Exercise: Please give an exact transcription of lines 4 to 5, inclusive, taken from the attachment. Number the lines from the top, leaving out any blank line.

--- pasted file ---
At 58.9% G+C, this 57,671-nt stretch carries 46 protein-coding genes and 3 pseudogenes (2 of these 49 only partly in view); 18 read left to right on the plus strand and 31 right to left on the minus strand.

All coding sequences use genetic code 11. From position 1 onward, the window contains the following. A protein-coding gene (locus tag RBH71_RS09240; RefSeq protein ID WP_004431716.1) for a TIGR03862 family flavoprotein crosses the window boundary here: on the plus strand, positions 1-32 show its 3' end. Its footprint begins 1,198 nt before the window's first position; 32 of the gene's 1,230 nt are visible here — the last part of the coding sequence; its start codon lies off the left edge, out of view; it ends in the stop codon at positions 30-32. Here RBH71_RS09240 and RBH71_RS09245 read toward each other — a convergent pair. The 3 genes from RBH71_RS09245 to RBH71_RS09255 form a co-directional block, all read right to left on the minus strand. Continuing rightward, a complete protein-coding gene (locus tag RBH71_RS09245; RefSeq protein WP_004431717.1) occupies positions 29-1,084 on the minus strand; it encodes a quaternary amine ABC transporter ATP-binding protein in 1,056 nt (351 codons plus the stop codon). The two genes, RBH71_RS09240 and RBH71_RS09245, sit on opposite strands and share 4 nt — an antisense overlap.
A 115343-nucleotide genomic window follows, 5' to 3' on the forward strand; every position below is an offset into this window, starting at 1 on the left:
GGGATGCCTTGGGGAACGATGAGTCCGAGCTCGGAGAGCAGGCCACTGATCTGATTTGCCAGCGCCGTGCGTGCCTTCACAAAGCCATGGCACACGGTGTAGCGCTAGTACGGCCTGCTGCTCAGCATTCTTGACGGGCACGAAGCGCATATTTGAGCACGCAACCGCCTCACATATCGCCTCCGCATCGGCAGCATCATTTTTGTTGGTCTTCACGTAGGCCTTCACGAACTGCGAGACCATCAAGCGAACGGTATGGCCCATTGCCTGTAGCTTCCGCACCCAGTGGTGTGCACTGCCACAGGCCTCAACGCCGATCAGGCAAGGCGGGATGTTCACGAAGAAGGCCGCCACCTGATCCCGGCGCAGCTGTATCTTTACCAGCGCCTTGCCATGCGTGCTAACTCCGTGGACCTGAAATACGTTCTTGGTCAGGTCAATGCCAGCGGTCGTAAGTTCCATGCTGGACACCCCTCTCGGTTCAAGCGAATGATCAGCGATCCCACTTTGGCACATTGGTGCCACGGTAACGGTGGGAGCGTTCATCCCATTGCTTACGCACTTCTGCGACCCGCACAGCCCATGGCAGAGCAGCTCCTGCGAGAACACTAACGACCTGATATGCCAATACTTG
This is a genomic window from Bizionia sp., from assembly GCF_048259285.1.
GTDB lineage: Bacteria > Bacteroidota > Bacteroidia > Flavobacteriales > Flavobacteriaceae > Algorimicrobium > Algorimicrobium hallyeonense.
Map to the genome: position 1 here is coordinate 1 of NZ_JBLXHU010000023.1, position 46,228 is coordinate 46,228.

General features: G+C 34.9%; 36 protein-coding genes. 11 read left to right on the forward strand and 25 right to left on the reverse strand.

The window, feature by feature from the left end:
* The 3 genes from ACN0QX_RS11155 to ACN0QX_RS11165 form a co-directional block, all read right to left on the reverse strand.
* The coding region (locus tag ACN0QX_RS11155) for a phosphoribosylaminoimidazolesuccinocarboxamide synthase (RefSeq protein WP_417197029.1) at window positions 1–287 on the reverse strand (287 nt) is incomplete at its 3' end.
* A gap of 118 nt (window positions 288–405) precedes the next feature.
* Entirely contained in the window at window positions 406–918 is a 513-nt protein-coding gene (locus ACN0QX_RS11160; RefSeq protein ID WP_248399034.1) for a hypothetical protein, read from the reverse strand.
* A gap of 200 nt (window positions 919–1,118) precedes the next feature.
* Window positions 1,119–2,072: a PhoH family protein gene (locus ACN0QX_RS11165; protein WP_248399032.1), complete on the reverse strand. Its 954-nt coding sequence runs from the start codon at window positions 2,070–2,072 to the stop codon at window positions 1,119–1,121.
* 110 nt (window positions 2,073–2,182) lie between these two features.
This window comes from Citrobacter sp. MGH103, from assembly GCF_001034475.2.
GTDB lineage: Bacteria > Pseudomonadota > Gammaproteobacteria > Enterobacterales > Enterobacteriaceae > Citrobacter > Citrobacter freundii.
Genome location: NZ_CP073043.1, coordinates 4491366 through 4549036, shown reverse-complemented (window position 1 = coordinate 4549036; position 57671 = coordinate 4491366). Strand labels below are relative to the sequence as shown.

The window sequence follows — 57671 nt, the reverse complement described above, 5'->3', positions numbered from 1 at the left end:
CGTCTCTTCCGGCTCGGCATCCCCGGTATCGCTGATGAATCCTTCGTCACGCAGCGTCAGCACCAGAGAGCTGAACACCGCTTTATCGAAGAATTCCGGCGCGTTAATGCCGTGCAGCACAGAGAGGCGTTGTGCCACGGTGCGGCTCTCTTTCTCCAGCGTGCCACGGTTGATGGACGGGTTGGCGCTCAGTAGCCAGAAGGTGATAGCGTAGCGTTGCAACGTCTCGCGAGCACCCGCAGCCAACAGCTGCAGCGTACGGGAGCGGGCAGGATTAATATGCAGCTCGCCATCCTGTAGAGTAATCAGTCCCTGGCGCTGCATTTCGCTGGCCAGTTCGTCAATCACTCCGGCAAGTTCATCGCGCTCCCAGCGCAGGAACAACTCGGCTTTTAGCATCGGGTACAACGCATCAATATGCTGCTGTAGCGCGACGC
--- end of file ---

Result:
GGGATGCCTTGGGGAACGATGAGTCCGAGCTCGGAGAGCAGGCCACTGATCTGATTTGCCAGCGCCGTGCGTGCCTTCACAAAGCCATGGCACACGGTGTAGCGCTAGTACGGCCTGCTGCTCAGCATTCTTGACGGGCACGAAGCGCATATTTGAGCACGCAACCGCCTCACATATCGCCTCCGCATCGGCAGCATCATTTTTGTTGGTCTTCACGTAGGCCTTCACGAACTGCGAGACCATCAAGCGAACGGTATGGCCCATTGCCTGTAGCTTCCGCACCCAGTGGTGTGCACTGCCACAGGCCTCAACGCCGATCAGGCAAGGCGGGATGTTCACGAAGAAGGCCGCCACCTGATCCCGGCGCAGCTGTATCTTTACCAGCGCCTTGCCATGCGTGCTAACTCCGTGGACCTGAAATACGTTCTTGGTCAGGTCAATGCCAGCGGTCGTAAGTTCCATGCTGGACACCCCTCTCGGTTCAAGCGAATGATCAGCGATCCCACTTTGGCACATTGGTGCCACGGTAACGGTGGGAGCGTTCATCCCATTGCTTACGCACTTCTGCGACCCGCACAGCCCATGGCAGAGCAGCTCCTGCGAGAACACTAACGACCTGATATGCCAATACTTG
This is a genomic window from Bizionia sp., from assembly GCF_048259285.1.